Saturday, August 1, 2015
CANON OF FILM: "RAISE THE RED LANTERN"
RAISE THE RED LANTERN (1991)
Director: Zhang Yimou
Screenplay: Ni Zhen based on the novel by Su Tong
I swear that the timing of this is purely coincidental with Beijing getting the Winter Olympics this week, but you probably most know director Zhang Yimou as the orchestrator of arguably the greatest artistic performance achievement ever when he directed the Opening Ceremonies of the Beijing Summer Olympics. Using over 15,000 Chinese people, almost 5,000 more than the amount of athletes who participated in the games, Zhang’s Opening Ceremonies was the unofficial opening to the rest of the world of the ever-changing People’s Republic of China as a world power, and an expression of wonderment. This is a man whose films have been banned in China at times, like “Raise the Red Lantern,” not that they necessarily criticized China or its government but mostly because of the dark light he puts on the country. Saying that though, he’s also achieved great success even in the states, most recently with martial arts movies like “House of Flying Daggers,” and “Hero,” with Jet Li, and even a remake of the Coen Brothers, "Blood Simple" called "A Woman, A Gun and a Noodle Shop", (Which I actually think is better than the original "Blood Simple", which I must confess, I always thought was overrated, sorry.) but his earlier work is often noted for the locked-in choices, particularly involving females in the country’s recent past, like the Oscar-nominated “Ju-Dou,” and this film, which also received and Oscar nomination for Best Foreign Language film, as well as making it’s star Gong Li, one of the most popular actresses in the world.
“Raise the Red Lantern”, like all his movies are stunningly beautiful to look at, even when analyzing such controversial and unyieldingly disturbing concepts. Taking place some time around the 1920’s, although you're forgiven if you thought this film took place a few centuries earlier, Songlian (Gong) has gone deep into a forest where she’s going to become the fourth wife of the master (Jingwa Ma, rarely seen) of his, for lack of a better term, estate. It’s really more of a secluded off, closed in world hidden behind walls where each of his wives are given their own home to live in. The Master decides which of his wives he’ll be staying at on a particular night, and to signify this, numerous red lantern and hung outside se wife’s house. It is unclear to me whether or not this practice was ever done in China, or at least occurring as recently as the early 20th Century, but it's insinuated that this is a familial practice that's lasted generations and preserved not only by the Master, but by the numerous help he has around him. The wife who is being preferred most often is given many privileges in the House, (“House,” in the Royal sense) and this naturally causes dissension between the wives, especially involving third wife, (Caifei He) a former Opera singer who’s constantly becoming ill late enough at night and insisting on Master’s presence, and Second Wife (Cuifen Cao) a nice and pleasing woman who uses any weaknesses to her advantage.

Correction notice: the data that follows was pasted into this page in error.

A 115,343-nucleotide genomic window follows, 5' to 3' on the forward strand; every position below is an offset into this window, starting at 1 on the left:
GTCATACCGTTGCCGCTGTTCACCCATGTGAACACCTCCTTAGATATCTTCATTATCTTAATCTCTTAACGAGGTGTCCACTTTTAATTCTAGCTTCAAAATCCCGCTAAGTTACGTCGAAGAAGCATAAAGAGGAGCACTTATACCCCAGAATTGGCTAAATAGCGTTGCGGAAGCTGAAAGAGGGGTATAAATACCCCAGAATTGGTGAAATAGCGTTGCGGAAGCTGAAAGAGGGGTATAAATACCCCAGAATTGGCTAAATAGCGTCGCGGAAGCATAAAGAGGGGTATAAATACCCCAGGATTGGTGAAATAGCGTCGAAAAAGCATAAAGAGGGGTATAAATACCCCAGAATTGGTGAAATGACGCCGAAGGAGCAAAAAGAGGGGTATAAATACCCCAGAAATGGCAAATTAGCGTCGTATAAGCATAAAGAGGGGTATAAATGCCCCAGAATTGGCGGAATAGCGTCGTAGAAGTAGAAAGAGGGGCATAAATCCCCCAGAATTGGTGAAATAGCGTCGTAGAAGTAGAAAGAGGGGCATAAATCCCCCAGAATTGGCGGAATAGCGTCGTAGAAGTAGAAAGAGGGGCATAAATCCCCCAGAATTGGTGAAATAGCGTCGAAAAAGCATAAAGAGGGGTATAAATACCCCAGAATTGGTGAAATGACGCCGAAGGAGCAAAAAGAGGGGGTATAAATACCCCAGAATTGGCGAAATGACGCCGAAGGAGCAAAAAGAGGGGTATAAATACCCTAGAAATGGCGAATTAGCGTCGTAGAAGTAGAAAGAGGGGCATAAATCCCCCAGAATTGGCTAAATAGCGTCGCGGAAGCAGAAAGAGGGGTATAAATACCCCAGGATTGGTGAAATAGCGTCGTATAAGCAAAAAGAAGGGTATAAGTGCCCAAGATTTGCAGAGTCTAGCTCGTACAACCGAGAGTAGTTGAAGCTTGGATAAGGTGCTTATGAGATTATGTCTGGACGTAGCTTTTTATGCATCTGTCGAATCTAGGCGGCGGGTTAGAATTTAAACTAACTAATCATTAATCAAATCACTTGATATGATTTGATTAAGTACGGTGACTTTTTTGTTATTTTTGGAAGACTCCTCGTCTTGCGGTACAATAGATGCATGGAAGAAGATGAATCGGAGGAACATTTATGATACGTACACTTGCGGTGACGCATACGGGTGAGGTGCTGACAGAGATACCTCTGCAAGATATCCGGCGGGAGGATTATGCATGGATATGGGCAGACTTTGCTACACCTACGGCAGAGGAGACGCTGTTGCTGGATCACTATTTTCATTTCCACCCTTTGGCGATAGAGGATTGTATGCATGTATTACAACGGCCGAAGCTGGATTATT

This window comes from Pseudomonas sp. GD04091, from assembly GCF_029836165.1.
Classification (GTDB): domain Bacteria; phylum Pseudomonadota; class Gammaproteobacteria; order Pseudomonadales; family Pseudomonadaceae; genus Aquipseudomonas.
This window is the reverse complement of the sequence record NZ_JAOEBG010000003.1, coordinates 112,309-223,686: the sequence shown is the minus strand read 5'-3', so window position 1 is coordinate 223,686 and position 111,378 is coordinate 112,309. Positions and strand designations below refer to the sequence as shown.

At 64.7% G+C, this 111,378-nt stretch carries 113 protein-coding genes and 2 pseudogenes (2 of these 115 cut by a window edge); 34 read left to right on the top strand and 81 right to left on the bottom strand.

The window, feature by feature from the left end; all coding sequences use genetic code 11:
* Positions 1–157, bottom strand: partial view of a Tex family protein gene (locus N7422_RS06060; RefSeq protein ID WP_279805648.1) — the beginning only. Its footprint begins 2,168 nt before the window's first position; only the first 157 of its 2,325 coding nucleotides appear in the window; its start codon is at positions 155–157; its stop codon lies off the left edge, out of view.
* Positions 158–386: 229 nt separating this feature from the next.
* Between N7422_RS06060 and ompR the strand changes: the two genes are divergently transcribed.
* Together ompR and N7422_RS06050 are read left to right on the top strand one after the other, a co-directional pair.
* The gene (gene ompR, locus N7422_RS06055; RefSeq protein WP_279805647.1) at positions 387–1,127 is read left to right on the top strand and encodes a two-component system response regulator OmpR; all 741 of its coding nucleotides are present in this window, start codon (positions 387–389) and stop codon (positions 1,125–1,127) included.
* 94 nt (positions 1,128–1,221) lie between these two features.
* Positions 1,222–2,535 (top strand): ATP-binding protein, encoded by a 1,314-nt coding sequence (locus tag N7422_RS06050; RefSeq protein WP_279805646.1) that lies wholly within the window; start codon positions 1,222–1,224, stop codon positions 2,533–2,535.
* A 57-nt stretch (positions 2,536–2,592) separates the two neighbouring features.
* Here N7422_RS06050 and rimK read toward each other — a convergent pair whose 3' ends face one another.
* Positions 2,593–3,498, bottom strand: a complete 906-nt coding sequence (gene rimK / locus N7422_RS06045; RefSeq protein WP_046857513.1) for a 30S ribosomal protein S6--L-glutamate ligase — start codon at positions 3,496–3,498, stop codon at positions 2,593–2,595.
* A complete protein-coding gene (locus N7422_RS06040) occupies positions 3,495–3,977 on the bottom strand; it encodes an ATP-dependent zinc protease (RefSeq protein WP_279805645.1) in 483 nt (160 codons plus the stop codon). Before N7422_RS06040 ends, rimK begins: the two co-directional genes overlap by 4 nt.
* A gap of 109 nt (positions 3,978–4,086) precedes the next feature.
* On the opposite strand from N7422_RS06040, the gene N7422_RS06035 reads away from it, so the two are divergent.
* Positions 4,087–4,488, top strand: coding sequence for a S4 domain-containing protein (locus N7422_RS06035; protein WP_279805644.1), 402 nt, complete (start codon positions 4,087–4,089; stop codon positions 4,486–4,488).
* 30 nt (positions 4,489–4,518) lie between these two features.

This disturbing form of prostitution is cause enough that the film was banned in China, but the fascinating way in which Zhang reveals how within the solitude of this far off place, away from much of civilization can lead to such barbaric acts out of as boredom as well as raising of stature makes the movie a complicated one to sort out in any realistic way. It’s a parable for something, and I’m sure, not being as familiar with Chinese literature readings as I’d like, I’m sure I’m missing a few greater details. Yet, Zhang’s films are just fascinating to watch, as his precision to absolute detail on both the grandest and minimalist scale creates an ever-increasing beauty within the film. An image he often comes back to, opening the movie, and than closing scenes with, is a long take close-up of Gong Li, often just listening to someone else talking to her. Her acting is incredible in the movie, but these and the majority of the scenes in fact are shot in a perfect symmetry in the shots that reveal not only the perfect order expecting of many of his characters, but the perfection Zhang strives for in his self.